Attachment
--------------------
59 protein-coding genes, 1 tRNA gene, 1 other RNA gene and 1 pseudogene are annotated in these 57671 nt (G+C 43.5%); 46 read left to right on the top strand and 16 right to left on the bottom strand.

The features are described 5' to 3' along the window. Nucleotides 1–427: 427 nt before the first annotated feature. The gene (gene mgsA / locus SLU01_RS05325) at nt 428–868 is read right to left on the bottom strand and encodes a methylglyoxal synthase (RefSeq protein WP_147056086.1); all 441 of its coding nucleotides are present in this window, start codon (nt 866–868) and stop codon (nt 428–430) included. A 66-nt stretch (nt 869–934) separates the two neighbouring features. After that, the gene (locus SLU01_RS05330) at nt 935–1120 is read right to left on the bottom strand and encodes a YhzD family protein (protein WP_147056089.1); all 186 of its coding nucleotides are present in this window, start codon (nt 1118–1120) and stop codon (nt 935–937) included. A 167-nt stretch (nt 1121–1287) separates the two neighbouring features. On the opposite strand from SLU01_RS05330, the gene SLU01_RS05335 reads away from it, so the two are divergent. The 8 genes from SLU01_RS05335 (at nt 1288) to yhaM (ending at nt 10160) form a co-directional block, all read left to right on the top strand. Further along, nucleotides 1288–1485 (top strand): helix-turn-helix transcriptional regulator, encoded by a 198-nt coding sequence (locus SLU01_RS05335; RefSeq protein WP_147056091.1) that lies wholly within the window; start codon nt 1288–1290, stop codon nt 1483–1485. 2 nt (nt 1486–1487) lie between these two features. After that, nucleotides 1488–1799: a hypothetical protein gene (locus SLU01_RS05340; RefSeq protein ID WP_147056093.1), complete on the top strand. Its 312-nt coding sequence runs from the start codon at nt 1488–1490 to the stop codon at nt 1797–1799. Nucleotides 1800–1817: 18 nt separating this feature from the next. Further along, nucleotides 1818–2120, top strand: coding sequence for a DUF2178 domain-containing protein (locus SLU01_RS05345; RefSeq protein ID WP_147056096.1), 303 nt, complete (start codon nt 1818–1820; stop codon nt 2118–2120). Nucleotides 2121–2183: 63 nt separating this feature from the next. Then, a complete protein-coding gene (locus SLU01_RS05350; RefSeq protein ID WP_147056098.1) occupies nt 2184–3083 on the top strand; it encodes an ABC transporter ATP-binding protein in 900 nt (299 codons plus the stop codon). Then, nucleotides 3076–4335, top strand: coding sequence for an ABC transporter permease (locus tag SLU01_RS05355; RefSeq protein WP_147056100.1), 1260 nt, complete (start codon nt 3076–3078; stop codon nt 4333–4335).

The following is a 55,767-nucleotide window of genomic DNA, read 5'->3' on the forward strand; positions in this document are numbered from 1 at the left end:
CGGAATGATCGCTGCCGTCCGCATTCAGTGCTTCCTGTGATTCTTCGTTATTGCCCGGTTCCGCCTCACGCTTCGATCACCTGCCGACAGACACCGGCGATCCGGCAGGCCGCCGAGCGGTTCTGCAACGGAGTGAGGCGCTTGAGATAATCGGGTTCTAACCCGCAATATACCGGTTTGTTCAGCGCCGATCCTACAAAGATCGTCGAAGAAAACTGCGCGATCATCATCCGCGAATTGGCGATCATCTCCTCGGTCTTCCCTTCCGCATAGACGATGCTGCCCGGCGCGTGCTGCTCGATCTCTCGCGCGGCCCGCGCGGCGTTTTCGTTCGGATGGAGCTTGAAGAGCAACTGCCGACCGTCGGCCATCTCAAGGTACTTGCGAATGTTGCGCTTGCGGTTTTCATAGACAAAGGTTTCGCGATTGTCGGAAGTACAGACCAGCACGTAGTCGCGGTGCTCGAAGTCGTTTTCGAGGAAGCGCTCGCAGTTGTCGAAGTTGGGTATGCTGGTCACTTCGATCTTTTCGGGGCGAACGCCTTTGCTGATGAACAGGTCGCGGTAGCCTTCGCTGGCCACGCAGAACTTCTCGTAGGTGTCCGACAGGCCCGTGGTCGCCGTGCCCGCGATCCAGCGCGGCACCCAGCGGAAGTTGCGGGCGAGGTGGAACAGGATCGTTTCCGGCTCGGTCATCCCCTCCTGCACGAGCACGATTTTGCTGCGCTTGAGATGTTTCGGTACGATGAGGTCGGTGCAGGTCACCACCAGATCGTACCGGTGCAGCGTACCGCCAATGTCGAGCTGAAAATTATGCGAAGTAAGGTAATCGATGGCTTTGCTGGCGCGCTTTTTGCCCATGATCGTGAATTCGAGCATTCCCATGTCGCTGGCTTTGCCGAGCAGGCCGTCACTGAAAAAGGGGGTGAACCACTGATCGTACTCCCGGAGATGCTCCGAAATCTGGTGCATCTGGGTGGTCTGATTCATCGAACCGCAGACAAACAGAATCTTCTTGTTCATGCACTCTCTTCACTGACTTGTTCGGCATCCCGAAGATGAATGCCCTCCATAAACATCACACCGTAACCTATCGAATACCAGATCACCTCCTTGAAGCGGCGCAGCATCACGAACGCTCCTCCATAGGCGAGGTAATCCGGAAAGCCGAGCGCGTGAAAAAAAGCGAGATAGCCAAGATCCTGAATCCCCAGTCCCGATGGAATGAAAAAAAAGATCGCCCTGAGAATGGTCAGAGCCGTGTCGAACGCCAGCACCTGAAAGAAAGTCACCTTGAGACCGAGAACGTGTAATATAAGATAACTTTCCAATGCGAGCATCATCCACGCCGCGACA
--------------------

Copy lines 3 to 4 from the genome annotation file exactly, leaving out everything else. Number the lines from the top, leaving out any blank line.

The following is a 55,767-nucleotide window of genomic DNA, read 5'->3' on the forward strand; positions in this document are numbered from 1 at the left end:
CGGAATGATCGCTGCCGTCCGCATTCAGTGCTTCCTGTGATTCTTCGTTATTGCCCGGTTCCGCCTCACGCTTCGATCACCTGCCGACAGACACCGGCGATCCGGCAGGCCGCCGAGCGGTTCTGCAACGGAGTGAGGCGCTTGAGATAATCGGGTTCTAACCCGCAATATACCGGTTTGTTCAGCGCCGATCCTACAAAGATCGTCGAAGAAAACTGCGCGATCATCATCCGCGAATTGGCGATCATCTCCTCGGTCTTCCCTTCCGCATAGACGATGCTGCCCGGCGCGTGCTGCTCGATCTCTCGCGCGGCCCGCGCGGCGTTTTCGTTCGGATGGAGCTTGAAGAGCAACTGCCGACCGTCGGCCATCTCAAGGTACTTGCGAATGTTGCGCTTGCGGTTTTCATAGACAAAGGTTTCGCGATTGTCGGAAGTACAGACCAGCACGTAGTCGCGGTGCTCGAAGTCGTTTTCGAGGAAGCGCTCGCAGTTGTCGAAGTTGGGTATGCTGGTCACTTCGATCTTTTCGGGGCGAACGCCTTTGCTGATGAACAGGTCGCGGTAGCCTTCGCTGGCCACGCAGAACTTCTCGTAGGTGTCCGACAGGCCCGTGGTCGCCGTGCCCGCGATCCAGCGCGGCACCCAGCGGAAGTTGCGGGCGAGGTGGAACAGGATCGTTTCCGGCTCGGTCATCCCCTCCTGCACGAGCACGATTTTGCTGCGCTTGAGATGTTTCGGTACGATGAGGTCGGTGCAGGTCACCACCAGATCGTACCGGTGCAGCGTACCGCCAATGTCGAGCTGAAAATTATGCGAAGTAAGGTAATCGATGGCTTTGCTGGCGCGCTTTTTGCCCATGATCGTGAATTCGAGCATTCCCATGTCGCTGGCTTTGCCGAGCAGGCCGTCACTGAAAAAGGGGGTGAACCACTGATCGTACTCCCGGAGATGCTCCGAAATCTGGTGCATCTGGGTGGTCTGATTCATCGAACCGCAGACAAACAGAATCTTCTTGTTCATGCACTCTCTTCACTGACTTGTTCGGCATCCCGAAGATGAATGCCCTCCATAAACATCACACCGTAACCTATCGAATACCAGATCACCTCCTTGAAGCGGCGCAGCATCACGAACGCTCCTCCATAGGCGAGGTAATCCGGAAAGCCGAGCGCGTGAAAAAAAGCGAGATAGCCAAGATCCTGAATCCCCAGTCCCGATGGAATGAAAAAAAAGATCGCCCTGAGAATGGTCAGAGCCGTGTCGAACGCCAGCACCTGAAAGAAAGTCACCTTGAGACCGAGAACGTGTAATATAAGATAACTTTCCAATGCGAGCATCATCCACGCCGCGACA